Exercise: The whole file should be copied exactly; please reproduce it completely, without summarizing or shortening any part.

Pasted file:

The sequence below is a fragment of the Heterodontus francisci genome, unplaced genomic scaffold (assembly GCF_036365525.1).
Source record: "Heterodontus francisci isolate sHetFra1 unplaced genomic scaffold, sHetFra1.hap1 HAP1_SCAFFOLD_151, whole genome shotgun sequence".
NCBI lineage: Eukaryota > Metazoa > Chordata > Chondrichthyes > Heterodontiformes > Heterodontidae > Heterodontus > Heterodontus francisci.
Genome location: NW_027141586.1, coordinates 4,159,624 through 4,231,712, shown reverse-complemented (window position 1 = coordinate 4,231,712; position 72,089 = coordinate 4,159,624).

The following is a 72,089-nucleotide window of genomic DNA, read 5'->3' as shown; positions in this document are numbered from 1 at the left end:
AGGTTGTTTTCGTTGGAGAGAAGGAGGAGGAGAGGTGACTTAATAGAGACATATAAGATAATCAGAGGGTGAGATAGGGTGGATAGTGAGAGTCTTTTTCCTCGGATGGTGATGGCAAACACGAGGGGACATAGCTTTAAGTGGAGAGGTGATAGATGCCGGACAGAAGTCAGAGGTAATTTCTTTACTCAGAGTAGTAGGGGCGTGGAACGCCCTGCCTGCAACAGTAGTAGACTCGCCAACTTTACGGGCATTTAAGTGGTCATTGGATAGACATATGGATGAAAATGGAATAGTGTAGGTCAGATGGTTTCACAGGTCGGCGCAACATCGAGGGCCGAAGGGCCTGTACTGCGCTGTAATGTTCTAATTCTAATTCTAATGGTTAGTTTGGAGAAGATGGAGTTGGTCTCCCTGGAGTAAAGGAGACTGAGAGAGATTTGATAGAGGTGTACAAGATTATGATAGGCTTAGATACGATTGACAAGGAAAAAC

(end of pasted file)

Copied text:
The sequence below is a fragment of the Heterodontus francisci genome, unplaced genomic scaffold (assembly GCF_036365525.1).
Source record: "Heterodontus francisci isolate sHetFra1 unplaced genomic scaffold, sHetFra1.hap1 HAP1_SCAFFOLD_151, whole genome shotgun sequence".
NCBI lineage: Eukaryota > Metazoa > Chordata > Chondrichthyes > Heterodontiformes > Heterodontidae > Heterodontus > Heterodontus francisci.
Genome location: NW_027141586.1, coordinates 4,159,624 through 4,231,712, shown reverse-complemented (window position 1 = coordinate 4,231,712; position 72,089 = coordinate 4,159,624).

The following is a 72,089-nucleotide window of genomic DNA, read 5'->3' as shown; positions in this document are numbered from 1 at the left end:
AGGTTGTTTTCGTTGGAGAGAAGGAGGAGGAGAGGTGACTTAATAGAGACATATAAGATAATCAGAGGGTGAGATAGGGTGGATAGTGAGAGTCTTTTTCCTCGGATGGTGATGGCAAACACGAGGGGACATAGCTTTAAGTGGAGAGGTGATAGATGCCGGACAGAAGTCAGAGGTAATTTCTTTACTCAGAGTAGTAGGGGCGTGGAACGCCCTGCCTGCAACAGTAGTAGACTCGCCAACTTTACGGGCATTTAAGTGGTCATTGGATAGACATATGGATGAAAATGGAATAGTGTAGGTCAGATGGTTTCACAGGTCGGCGCAACATCGAGGGCCGAAGGGCCTGTACTGCGCTGTAATGTTCTAATTCTAATTCTAATGGTTAGTTTGGAGAAGATGGAGTTGGTCTCCCTGGAGTAAAGGAGACTGAGAGAGATTTGATAGAGGTGTACAAGATTATGATAGGCTTAGATACGATTGACAAGGAAAAAC